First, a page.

We're hearing more are looking at the race from the Republican side as well.

Republicans are expected to take a serious shot at picking up the seat, which is being vacated by incumbent Democratic Rep. Jimmy Neal, after waging a strong bid for the seat in 2010 and seeing the county go for GOP Congressman Mick Mulvaney's upset win over former Congressman John Spratt.

Walton cartoon: Infighting

... enough said.

Mitt Romney for President

A rear view of the Bloglandmobile.

NOTE: The Blogland re-endorsed Romney for the general election. If you want to see the updated endorsement, read here.

The United States faces major challenges both at home and abroad. A stagnant economy has left many Americans convinced things are worse than before Obama took office, while growing interference from the federal government stifles economic growth and a growing debt has funded a series of failed initiatives while providing unprecedented incentives for people not to return to work. Around the world, our nation has lost credibility as our military strength and our will to use it effectively have diminished and our foreign policy grown less decisive.

As the Obama administration lacks the willingness and vision needed to address these growing problems, it’s time for a new President who will take them more seriously and who has the background and leadership ability to get results.

In this year’s Republican Primary, the Blogland has watched the evolving field of candidates, attended many events with the candidates and their representatives and absorbed far more information about them than human beings should be exposed to. After careful consideration, the Blogland will support former Massachusetts Governor Mitt Romney for the nomination.

Newt Gingrich's Ego Problem

Today's Newt Gingrich event in Florence showed Gingrich as his usual strong, outspoken self. But it also showed how big his ego could get, as he sought to consolidate the support of conservative Republicans behind his candidacy, telling the audience that "a vote for Santorum or Perry is wasted", criticizing fellow GOP candidate Mitt Romney as a moderate who Repubicans should unite against.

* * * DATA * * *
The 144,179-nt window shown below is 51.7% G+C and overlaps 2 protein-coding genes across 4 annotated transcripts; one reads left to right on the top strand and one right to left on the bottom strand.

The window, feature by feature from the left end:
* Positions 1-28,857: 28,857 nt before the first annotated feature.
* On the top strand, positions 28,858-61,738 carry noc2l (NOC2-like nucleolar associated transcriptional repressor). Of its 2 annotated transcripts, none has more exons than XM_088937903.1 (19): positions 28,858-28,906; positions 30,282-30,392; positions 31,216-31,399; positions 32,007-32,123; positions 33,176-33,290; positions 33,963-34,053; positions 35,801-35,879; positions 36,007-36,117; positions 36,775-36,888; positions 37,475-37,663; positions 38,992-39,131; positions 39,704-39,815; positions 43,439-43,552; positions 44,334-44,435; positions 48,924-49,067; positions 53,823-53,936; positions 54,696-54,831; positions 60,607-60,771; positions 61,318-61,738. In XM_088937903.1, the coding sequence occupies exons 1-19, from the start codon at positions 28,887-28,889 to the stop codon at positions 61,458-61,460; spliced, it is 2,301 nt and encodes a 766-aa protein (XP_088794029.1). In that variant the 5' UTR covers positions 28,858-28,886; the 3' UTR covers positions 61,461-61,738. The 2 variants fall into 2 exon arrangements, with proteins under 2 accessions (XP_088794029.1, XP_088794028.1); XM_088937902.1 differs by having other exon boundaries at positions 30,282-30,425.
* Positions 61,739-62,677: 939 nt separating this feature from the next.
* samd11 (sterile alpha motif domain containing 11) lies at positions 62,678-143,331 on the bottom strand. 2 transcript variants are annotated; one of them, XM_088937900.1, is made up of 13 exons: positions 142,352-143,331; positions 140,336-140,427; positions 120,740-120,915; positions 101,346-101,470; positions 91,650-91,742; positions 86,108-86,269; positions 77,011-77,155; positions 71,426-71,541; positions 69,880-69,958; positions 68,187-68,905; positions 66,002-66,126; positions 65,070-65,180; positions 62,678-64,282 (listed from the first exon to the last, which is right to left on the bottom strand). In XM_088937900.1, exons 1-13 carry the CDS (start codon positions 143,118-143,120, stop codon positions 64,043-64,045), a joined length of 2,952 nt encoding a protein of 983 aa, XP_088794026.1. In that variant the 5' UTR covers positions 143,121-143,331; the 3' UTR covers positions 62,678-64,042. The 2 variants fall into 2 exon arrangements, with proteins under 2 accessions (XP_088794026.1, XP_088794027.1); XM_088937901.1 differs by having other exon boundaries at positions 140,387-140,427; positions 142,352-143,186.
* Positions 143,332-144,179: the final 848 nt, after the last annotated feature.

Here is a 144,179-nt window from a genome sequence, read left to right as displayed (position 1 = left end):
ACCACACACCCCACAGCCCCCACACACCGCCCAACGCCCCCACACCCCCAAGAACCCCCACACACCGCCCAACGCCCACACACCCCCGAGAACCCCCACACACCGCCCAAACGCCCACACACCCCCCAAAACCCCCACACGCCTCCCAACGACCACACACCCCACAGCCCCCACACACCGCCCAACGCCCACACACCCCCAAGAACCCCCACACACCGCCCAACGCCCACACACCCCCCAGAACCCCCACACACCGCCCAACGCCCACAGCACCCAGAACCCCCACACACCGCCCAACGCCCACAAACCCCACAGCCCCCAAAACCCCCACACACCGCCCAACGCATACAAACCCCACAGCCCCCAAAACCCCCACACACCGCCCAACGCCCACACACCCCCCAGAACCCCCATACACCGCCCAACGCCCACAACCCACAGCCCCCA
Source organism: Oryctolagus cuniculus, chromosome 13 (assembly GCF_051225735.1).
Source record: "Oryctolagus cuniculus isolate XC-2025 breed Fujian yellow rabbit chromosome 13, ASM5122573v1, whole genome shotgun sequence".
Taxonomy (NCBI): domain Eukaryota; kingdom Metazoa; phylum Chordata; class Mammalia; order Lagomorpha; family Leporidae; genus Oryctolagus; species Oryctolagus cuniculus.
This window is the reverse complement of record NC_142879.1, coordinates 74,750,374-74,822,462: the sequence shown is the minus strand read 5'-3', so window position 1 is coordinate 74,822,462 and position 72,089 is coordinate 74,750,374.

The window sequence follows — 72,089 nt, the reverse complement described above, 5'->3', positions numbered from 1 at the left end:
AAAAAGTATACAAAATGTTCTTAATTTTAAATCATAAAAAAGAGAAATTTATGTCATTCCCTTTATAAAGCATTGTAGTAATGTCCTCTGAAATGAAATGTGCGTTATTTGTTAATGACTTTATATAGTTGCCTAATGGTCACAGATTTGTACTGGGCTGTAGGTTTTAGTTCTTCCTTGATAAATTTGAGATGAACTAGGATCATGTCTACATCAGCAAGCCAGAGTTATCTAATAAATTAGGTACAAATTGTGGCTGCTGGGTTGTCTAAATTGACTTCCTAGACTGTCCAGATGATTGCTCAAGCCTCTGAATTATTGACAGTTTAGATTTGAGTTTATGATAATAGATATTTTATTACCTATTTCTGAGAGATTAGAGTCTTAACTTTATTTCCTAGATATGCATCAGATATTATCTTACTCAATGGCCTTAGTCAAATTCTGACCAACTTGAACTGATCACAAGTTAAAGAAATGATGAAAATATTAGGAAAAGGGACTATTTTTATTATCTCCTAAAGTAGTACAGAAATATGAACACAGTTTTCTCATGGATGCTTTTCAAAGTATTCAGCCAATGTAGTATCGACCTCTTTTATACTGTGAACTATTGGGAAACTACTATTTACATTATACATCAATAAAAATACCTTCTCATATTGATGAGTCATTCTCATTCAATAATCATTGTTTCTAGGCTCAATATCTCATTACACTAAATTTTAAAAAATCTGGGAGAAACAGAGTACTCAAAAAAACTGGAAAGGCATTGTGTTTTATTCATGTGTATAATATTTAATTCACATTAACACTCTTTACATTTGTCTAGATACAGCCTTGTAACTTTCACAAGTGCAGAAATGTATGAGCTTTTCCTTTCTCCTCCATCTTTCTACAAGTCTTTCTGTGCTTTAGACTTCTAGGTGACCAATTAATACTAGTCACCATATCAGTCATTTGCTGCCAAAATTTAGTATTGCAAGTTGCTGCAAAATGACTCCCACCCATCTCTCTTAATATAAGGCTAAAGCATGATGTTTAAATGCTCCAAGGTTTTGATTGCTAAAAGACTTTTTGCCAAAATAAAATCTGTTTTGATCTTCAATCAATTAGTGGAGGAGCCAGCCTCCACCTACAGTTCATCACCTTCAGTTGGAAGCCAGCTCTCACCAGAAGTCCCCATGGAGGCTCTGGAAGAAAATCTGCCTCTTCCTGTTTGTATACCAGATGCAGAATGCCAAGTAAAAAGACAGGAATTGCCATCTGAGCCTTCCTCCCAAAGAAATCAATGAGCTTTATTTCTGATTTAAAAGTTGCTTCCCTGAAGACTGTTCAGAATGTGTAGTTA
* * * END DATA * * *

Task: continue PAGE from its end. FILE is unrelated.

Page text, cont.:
He also made sure audience members knew that Santorum "lost his state by the biggest margin of history". It's true, but it was hardly a generous gesture to the Santorum voters he was trying to talk into supporting him.

So why does Gingrich think he is "The One" for conservatives and all others are lost causes?

Three candidates do morning campaign stops in Florence

Between 9 a.m. and noon today, three of the Republican candidates for President blitzed through Florence: Mitt Romney, Newt Gingrich and Rick Perry. Together, the three candidates covered four events across the town, leading a trail of interested party activists and hustling news media reporters as they made their way through and off to afternoon events elsewhere in South Carolina.

From diners to art shops, back-slapping to philosphical dissertations, today's candidate stops had it all, giving Florence voters a rare opportunity to sample several of their options in the same morning.

What's Fair (and what's not)

Every election year, there's always those who take things a little too seriously and play like there is no tomorrow. For such people, anything goes, including dishonest criticisms, personal insults and mudslinging.

This is the kind of trash that makes potential voters cynical about the political process. In most occupations and lines of business, if people believe that your product or service will deliver what they want, they buy it or offer you a contract to provide it. The realm of electoral politics should work the same way - but all too often, it doesn't.

Instead, we've learned more about Newt Gingrich's divorces than we ever want to know, Jon Huntsman's loving act of adoption has been turned into an ideological sellout, Romney's religious beliefs are used to question his fitness to hold office and we've heard more than we want to know about a candidate's last name being related to a sexual term.

But the lowest cheap-shot we've heard this cycle has been by those who've judged the reaction of the Santorum family to the loss of one of their children, which we discussed last week in some detail.

These kinds of personal cheap shots are simply inexcusable and they're the number one reason why we can't wait for January 22nd to get here.

Bain and Newt Gingrich's frustration with losing